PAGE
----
Does the association between early life growth and later obesity differ by race/ethnicity or socioeconomic status? A systematic review

Sarah B. Andrea, Elizabeth R. Hooker, Lynne C. Messer, Thomas Tandy, Janne Boone-Heinonen

Research output: Contribution to journalReview article

17 Scopus citations

Abstract

Purpose Rapid growth during infancy predicts higher risk of obesity later in childhood. The association between patterns of early life growth and later obesity may differ by race/ethnicity or socioeconomic status (SES), but prior evidence syntheses do not consider vulnerable subpopulations. Methods We systemically reviewed published studies that explored patterns of early life growth (0–24 months of age) as predictors of later obesity (>24 months) that were either conducted in racial/ethnic minority or low-SES study populations or assessed effect modification of this association by race/ethnicity or SES. Literature searches were conducted in PubMed and SocINDEX. Results Ten studies met the inclusion criteria. Faster growth during the first 2 years of life was consistently associated with later obesity irrespective of definition and timing of exposure and outcome measures. Associations were strongest in populations composed of greater proportions of racial/ethnic minority and/or low-SES children. For example, ORs ranged from 1.17 (95% CI: 1.11, 1.24) in a heterogeneous population to 9.24 (95% CI: 3.73, 22.9) in an entirely low-SES nonwhite population. Conclusions The impact of rapid growth in infancy on later obesity may differ by social stratification factors such as race/ethnicity and family income. More robust and inclusive studies examining these associations are needed.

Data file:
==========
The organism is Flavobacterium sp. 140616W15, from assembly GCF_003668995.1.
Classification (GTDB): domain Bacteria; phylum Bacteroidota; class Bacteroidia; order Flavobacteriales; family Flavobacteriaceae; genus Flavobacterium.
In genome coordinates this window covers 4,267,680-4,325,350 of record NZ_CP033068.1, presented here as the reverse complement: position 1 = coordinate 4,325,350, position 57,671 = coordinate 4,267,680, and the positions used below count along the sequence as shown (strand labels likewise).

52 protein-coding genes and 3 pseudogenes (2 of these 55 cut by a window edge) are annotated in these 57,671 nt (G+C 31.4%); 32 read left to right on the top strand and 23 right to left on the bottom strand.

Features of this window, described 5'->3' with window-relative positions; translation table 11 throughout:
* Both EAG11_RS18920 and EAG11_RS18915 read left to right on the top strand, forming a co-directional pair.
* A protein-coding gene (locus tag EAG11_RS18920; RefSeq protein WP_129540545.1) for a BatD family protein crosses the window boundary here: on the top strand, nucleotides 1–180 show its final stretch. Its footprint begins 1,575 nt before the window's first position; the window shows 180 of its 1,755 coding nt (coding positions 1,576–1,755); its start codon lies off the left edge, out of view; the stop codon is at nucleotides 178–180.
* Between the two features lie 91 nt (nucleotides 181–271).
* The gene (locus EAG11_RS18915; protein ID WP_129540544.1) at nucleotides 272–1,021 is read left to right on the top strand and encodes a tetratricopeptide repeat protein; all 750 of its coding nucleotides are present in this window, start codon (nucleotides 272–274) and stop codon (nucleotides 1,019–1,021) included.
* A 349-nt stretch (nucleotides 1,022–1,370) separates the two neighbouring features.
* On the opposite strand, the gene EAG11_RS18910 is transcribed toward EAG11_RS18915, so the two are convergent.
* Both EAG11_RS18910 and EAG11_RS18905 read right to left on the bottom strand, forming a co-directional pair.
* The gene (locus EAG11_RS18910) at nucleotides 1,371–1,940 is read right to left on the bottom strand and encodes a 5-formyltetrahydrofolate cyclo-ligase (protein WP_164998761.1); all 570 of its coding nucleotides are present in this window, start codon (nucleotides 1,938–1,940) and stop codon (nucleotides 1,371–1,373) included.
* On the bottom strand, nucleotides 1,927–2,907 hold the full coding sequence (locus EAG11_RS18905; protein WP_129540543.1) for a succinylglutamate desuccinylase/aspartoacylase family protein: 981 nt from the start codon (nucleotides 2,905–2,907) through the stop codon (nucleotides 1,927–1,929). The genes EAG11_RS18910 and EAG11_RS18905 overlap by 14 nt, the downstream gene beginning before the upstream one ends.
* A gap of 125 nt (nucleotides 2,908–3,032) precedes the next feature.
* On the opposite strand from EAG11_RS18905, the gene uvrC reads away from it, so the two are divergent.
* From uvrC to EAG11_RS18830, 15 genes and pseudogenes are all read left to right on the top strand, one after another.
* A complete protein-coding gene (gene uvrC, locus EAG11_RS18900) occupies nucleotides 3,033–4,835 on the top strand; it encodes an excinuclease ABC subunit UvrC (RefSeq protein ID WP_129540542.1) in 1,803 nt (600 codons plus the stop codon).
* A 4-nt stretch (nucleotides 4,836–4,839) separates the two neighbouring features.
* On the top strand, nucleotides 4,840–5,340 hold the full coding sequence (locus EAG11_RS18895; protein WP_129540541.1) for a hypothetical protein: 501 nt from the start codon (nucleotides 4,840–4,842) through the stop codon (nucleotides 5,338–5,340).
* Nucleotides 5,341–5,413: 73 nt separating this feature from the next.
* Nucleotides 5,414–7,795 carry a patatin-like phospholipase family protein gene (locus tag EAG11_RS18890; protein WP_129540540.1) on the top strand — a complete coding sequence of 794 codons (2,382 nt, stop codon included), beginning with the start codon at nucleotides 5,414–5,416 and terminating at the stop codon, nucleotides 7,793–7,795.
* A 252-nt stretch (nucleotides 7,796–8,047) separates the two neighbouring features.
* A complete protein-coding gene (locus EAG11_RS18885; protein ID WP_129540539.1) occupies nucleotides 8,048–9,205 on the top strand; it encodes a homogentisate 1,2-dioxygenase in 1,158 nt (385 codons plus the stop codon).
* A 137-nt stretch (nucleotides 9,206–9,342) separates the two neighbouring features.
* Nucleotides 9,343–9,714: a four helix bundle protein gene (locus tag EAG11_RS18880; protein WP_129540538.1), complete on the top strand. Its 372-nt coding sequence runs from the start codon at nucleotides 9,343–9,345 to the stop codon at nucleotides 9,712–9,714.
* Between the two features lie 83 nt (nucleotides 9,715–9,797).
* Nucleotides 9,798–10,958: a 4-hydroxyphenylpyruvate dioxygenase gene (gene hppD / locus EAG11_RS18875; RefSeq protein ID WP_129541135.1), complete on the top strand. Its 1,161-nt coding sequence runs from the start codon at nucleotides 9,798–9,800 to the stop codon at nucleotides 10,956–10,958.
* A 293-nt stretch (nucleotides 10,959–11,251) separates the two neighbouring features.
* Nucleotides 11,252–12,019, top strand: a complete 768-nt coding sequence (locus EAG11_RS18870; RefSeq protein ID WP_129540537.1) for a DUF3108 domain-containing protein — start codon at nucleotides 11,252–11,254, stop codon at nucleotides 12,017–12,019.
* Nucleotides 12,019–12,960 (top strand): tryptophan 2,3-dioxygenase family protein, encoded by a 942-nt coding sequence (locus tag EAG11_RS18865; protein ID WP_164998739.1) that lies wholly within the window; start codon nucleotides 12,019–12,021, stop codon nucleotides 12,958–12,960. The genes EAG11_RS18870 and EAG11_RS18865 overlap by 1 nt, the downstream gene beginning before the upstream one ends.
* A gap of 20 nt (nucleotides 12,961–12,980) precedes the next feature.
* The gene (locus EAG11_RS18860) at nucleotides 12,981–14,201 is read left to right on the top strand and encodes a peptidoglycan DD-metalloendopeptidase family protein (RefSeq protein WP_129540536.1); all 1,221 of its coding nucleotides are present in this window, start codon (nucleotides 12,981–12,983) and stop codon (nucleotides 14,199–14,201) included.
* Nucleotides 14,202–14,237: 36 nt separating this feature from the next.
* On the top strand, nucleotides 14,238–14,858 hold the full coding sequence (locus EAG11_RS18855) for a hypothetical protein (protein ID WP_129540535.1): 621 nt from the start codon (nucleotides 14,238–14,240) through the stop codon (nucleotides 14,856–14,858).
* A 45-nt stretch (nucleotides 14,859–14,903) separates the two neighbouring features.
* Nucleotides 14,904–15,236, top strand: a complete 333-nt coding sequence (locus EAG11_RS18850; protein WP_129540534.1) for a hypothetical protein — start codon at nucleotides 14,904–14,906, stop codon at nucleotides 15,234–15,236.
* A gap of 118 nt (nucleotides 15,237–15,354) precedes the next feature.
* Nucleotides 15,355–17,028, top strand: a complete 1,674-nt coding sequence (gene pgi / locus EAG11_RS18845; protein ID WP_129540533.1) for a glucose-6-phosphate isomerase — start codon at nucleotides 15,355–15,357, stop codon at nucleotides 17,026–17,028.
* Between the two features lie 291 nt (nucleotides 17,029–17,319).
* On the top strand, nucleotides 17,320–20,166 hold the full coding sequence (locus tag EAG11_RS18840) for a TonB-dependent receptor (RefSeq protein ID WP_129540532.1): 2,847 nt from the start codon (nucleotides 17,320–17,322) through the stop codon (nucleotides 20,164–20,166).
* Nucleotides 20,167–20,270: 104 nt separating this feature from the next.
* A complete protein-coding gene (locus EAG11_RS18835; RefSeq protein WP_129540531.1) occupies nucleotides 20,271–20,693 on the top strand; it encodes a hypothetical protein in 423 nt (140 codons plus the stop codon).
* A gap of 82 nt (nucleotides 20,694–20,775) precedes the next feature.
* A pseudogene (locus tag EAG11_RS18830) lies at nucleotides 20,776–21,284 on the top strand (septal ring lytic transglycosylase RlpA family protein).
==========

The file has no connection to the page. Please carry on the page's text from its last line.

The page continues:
Original languageEnglish (US)
Pages (from-to)583-592.e5
JournalAnnals of Epidemiology
Volume27
Issue number9
DOIs
StatePublished - Sep 2017

Keywords

  • Continental population groups
  • Ethnic groups
  • Growth and development
  • Infant
  • Overweight
  • Review [Publication type]
  • Social environment
  • Socioeconomic factors
  • Weight gain

ASJC Scopus subject areas

  • Epidemiology

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